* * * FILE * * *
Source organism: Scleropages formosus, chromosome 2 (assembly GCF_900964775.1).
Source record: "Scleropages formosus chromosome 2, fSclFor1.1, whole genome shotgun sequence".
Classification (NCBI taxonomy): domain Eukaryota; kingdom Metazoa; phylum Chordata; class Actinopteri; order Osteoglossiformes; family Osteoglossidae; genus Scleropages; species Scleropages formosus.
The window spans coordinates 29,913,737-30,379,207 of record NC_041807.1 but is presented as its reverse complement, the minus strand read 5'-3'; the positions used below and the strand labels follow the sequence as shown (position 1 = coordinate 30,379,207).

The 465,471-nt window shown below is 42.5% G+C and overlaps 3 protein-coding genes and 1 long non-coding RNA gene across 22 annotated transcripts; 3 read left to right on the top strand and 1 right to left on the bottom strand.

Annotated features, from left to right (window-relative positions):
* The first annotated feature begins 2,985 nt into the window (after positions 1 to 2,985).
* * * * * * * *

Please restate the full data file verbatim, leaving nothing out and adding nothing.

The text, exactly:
Source organism: Scleropages formosus, chromosome 2 (assembly GCF_900964775.1).
Source record: "Scleropages formosus chromosome 2, fSclFor1.1, whole genome shotgun sequence".
Classification (NCBI taxonomy): domain Eukaryota; kingdom Metazoa; phylum Chordata; class Actinopteri; order Osteoglossiformes; family Osteoglossidae; genus Scleropages; species Scleropages formosus.
The window spans coordinates 29,913,737-30,379,207 of record NC_041807.1 but is presented as its reverse complement, the minus strand read 5'-3'; the positions used below and the strand labels follow the sequence as shown (position 1 = coordinate 30,379,207).

The 465,471-nt window shown below is 42.5% G+C and overlaps 3 protein-coding genes and 1 long non-coding RNA gene across 22 annotated transcripts; 3 read left to right on the top strand and 1 right to left on the bottom strand.

Annotated features, from left to right (window-relative positions):
* The first annotated feature begins 2,985 nt into the window (after positions 1 to 2,985).